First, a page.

By Clark Fair
Today, the average dump truck hauls about 10 cubic yards of gravel every time it roars out of the pit.
Early in the first decade of the 20th century, when the Tyee Mining Company’s placer operation on Canyon Creek was at its peak, it was processing up to 1,000 cubic yards of gravel each day in its search for gold. That’s the equivalent of 100 dump truck loads every day. And those miners had no trucks.
Although the Seward Highway now descends the west bank of Canyon Creek from Summit Lake to the Hope Highway, this tremendous outburst of mining production occurred before there were highways. In fact, there were only a few wagon roads. Mostly, there were trails, many of them difficult to navigate because of the rocky, uneven terrain and the numerous streams tumbling across them out of the mountains.
Visitors to this area today can pull their own motorized vehicles into a small turnout at about Milepost 54, gaze across the canyon at the site of the old mining camp, and read two informative (albeit bullet-riddled) signs that discuss the placer operation and the man most responsible for its success—Simon William Wible.
Simon Wible, who was born in Pennsylvania in 1832, was a visionary rich man with the skill and knowledge necessary to turn big ideas into reality—and into profits. Due partly to Wible’s innovations, Canyon Creek in the early 1900s was the major gold-producing stream in the Turnagain Arm Mining District. Historically, its production in the district was second only to Crow Creek near Girdwood.
Decades before heading north to Alaska, Wible had set his sights westward on the gold rush that began in California in 1849. According to Mary Barry’s A History of Mining on the Kenai Peninsula, Alaska, and the Alaska Mining Hall of Fame Foundation website, Wible crossed the Great Plains in 1852 with a man named Pilcher and Pilcher’s son, Ben, who would go on to work for Wible for 45 years as his chief assistant and mining superintendent.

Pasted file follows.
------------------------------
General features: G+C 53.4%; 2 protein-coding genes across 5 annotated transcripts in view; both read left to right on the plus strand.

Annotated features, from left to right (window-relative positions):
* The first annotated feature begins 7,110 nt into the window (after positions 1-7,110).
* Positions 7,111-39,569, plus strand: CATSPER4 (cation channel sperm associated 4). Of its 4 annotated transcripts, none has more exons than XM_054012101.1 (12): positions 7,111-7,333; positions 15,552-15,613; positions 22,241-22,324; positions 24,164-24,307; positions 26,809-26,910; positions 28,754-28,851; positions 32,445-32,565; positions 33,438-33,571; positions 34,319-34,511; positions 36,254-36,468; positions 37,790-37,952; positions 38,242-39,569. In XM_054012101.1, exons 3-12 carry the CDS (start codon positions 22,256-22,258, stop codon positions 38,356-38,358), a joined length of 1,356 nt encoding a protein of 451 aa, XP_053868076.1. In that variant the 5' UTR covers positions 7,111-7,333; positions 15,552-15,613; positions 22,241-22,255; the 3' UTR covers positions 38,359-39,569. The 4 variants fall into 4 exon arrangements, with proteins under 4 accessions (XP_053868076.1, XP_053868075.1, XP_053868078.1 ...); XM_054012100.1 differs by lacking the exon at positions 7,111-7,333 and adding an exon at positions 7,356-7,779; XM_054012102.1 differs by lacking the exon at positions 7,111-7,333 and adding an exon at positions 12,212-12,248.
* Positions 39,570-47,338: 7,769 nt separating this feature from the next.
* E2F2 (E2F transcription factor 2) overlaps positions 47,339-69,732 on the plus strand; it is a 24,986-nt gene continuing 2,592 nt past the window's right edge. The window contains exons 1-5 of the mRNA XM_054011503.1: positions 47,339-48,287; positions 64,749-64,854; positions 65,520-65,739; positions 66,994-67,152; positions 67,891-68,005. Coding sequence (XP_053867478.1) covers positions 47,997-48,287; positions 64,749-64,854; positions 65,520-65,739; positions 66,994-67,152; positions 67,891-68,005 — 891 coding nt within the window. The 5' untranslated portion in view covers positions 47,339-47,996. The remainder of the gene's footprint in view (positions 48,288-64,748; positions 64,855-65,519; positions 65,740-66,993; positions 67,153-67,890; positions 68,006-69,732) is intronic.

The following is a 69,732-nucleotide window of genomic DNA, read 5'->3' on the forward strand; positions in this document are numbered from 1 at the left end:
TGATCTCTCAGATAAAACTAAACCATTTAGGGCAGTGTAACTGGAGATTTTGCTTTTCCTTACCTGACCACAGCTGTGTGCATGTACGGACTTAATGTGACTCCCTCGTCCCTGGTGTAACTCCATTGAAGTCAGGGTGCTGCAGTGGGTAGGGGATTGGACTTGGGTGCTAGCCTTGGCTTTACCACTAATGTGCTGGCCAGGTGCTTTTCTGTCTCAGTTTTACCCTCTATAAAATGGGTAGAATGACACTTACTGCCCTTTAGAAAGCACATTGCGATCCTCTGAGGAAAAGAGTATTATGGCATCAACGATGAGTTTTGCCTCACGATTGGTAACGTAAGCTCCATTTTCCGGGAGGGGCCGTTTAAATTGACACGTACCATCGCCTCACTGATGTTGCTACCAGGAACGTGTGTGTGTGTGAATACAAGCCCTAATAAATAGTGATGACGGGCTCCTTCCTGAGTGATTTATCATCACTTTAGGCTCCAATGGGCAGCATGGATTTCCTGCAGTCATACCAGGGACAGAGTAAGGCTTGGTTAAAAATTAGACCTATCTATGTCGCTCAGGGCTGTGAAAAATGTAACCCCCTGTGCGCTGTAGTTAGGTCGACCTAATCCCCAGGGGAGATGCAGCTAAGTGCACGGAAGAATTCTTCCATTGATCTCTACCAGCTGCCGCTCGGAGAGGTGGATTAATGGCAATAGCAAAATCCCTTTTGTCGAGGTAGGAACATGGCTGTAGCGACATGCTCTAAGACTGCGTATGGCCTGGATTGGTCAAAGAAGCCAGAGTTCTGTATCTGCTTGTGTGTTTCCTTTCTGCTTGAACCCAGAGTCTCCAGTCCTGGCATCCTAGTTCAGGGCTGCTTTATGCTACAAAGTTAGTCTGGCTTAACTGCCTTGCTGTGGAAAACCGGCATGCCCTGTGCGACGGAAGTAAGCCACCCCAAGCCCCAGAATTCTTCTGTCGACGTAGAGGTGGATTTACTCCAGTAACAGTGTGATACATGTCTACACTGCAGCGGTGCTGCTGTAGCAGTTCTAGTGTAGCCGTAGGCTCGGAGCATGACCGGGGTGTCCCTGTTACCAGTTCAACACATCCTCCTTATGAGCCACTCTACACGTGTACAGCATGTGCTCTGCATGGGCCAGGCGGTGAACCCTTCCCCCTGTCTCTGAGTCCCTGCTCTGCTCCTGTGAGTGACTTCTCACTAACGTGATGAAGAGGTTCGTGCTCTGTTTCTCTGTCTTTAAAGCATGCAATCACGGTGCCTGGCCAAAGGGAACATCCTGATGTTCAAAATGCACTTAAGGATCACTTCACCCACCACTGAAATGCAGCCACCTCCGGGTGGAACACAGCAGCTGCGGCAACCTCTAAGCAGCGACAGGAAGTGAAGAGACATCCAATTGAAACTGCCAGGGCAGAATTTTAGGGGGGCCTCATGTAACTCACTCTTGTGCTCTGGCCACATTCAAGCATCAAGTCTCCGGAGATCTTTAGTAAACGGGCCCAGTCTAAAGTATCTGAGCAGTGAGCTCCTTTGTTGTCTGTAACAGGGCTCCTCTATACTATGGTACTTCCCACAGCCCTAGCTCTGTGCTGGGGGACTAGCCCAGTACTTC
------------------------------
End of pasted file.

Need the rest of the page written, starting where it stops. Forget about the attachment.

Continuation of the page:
In California, Wible became an engineer who succeeded in the mining business and also as the designer of irrigation projects for cattle barons. He earned enough money to help found the Bank of Bakersfield and eventually become its majority stockholder and president.
Then, at age 66 and about 45 years after coming to California, he “had a relapse of gold fever,” according to the roadside signs, and decided to try prospecting in Alaska. In 1898, he packed his bags—including his money bags, apparently—and headed north.
His first mining venture in Alaska involved the installation of a hydraulic mining elevator on a claim at Sixmile Creek, but in the spring of 1899 he began investing. Over the winter, he had befriended Charles Brooks, a lawyer in the mining town of Sunrise, and from Brooks he purchased his share in the Crow Creek mining venture.